The Poem

(Critical Guide to Poetry for Students)

W. S. Merwin’s “Leviathan” is written as “imitation” poetry. The poem replicates old english poetry in both thematics and poetic technique. Merwin, following in the footsteps of Ezra Pound, has seen fit to describe the human condition in the twentieth century by using vehicles of poetry established during the Anglo-Saxon period some twelve to fifteen hundred years earlier. In particular, the lonesome, brooding qualities of figures in earlier English poetry are revisited as modern alienation, despair, and isolation. In the manner of Anglo-Saxon poetry, the poem is entirely in the third person, which permits the poet to comment about human nature while appropriately remaining detached himself. The title word “leviathan” means any large sea animal. It was originally applied to various animals such as crocodiles or sea turtles, but today it commonly signifies the whale, the meaning Merwin has in mind.

The first dozen lines or so of the poem provide a description of the leviathan, here seen initially as the “black sea-brute bulling through wave-wrack.” The whale is then shown in action moving through the waves, creating vast havoc, and in his environment, where he “overmasters” the sea-marches to find “home and harvest.”

The whale’s size and actions make him “frightening to foolhardiest/ mariners.” He plows through the ocean waves so as to create terror in the hearts of those who view him. All of nature receives the...

(The entire section is 452 words.)

Forms and Devices

(Critical Guide to Poetry for Students)

“Leviathan” makes expert use of the themes and techniques of Old English poetry. Merwin exactingly captures the mood and atmosphere of the Anglo-Saxon mind-set in so far as brooding, isolation, and immobility (or at least pointless mobility) are concerned. The poem is an extended metaphor in which the life of man is compared, never contrasted, with the life of the whale. Humanity, too, is alone in a universe in which the environment is hostile yet sufficiently controlled; other creatures experience fear and dread in the presence of whales or humans; and there is an understood fear and dread of contact within the species.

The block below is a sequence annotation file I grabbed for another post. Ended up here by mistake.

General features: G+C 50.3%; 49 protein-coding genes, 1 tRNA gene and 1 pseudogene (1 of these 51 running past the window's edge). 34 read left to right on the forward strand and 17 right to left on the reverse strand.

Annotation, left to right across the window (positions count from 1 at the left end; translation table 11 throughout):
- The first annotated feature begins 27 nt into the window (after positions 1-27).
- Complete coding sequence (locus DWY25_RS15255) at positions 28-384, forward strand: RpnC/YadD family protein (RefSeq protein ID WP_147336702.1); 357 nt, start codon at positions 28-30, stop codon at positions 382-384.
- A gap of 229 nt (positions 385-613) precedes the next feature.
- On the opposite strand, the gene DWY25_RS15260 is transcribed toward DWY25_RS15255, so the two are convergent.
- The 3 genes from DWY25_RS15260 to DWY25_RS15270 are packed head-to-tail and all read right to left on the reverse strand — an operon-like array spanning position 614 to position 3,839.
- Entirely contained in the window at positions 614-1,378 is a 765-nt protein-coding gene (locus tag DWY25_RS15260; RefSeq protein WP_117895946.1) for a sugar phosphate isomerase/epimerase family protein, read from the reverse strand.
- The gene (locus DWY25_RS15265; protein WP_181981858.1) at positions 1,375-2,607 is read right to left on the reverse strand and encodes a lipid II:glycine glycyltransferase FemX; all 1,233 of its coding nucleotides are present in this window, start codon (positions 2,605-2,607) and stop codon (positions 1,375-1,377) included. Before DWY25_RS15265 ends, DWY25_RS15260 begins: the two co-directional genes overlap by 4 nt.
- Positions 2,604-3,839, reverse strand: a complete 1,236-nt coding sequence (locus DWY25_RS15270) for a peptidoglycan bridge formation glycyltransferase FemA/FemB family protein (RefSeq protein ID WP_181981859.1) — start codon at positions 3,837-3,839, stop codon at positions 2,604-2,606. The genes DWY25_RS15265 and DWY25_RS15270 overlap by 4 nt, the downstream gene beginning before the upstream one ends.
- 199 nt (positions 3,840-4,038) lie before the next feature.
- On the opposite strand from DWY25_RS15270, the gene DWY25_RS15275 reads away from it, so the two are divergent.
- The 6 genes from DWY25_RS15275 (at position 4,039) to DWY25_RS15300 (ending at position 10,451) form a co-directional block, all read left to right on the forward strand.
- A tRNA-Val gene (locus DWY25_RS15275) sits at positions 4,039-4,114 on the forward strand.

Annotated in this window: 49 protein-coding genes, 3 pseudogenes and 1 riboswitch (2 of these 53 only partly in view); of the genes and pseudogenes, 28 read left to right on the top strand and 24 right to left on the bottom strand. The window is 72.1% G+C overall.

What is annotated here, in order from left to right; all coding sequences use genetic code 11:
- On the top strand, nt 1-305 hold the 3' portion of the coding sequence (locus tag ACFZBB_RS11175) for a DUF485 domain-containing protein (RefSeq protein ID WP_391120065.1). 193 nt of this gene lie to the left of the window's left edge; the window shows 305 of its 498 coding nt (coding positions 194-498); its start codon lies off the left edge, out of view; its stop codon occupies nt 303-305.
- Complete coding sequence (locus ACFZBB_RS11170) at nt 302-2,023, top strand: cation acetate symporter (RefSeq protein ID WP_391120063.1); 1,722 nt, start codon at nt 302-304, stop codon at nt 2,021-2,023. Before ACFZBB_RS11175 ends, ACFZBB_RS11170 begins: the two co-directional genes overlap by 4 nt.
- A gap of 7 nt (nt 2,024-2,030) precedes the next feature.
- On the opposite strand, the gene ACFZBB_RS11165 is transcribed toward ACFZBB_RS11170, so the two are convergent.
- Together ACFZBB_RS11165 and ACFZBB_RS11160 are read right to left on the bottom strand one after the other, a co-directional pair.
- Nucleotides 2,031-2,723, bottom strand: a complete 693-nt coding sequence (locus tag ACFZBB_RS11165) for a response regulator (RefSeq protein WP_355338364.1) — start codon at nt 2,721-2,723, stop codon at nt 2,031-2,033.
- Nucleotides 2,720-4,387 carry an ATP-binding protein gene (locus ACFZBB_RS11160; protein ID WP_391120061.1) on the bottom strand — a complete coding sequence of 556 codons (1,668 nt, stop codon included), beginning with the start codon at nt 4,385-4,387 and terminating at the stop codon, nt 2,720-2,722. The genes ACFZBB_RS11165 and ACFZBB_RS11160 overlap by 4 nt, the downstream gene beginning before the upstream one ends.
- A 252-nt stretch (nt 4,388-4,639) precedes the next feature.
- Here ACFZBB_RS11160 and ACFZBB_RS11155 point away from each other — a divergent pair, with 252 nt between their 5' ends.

As is the case with Old English poetry, the verse is highly alliterative; in this poem, in fact, every line contains alliteration, a feat not always accomplished by the ancients themselves. Every line has a marked caesura, a formal break, often rendered by punctuation, in the middle of the line. There is no end rhyming of the lines, and there is no fixed number of syllables. “Lines” are composed of four feet; four heavily stressed words or syllables are paired with unstressed ones. In addition, as is the case in Old English poetry, the language is forceful and direct, and kennings are used. In many Old English poems, Christian scribes later added Christian elements in an attempt to depaganize the themes of the poems. Merwin, too, has incorporated such elements into his work here. In every way, the poet has written a twentieth century poem by prescriptively following the requirements of form and theme used by the earliest English poets.


(Critical Guide to Poetry for Students)

Bloom, Harold, ed. W. S. Merwin. Philadelphia: Chelsea House, 2004.

Byers, Thomas G. What I Cannot Say: Self, Word, and World in Whitman, Stevens, and Merwin. Urbana: University of Illinois Press, 1989.

Christhilf, Mark. W. S. Merwin, the Mythmaker. Columbia: University of Missouri Press, 1986.

Davis, Cheri. W. S. Merwin. Boston: Twayne, 1981.

Hix, H. L. Understanding W. S. Merwin. Columbia: University of South Carolina Press, 1997.

Hoeppner, Edward Haworth. Echoes and Moving Fields: Structure and Subjectivity in the Poetry of W. S. Merwin and John Ashbery. Lewisburg, Pa.: Bucknell University Press, 1994.

Mark, Irwin, ed. Many Mountains Moving: A Tribute to W. S. Merwin. Boulder, Colo.: Many Mountains Moving, 2002.

Merwin, W. S. Unframed Originals. New York: Atheneum, 1982.

Nelson, Cary, and Ed Folsom, eds. W. S. Merwin: Essays on the Poetry. Urbana: University of Illinois Press, 1987.

Scigaj, Leonard M. Sustainable Poetry: Four American Ecopoets. Lexington: University of Kentucky Press, 1999.

Shaw, Robert B., ed. American Poetry Since 1960: Some Critical Perspectives. Chester Springs, Pa.: Dufour, 1974.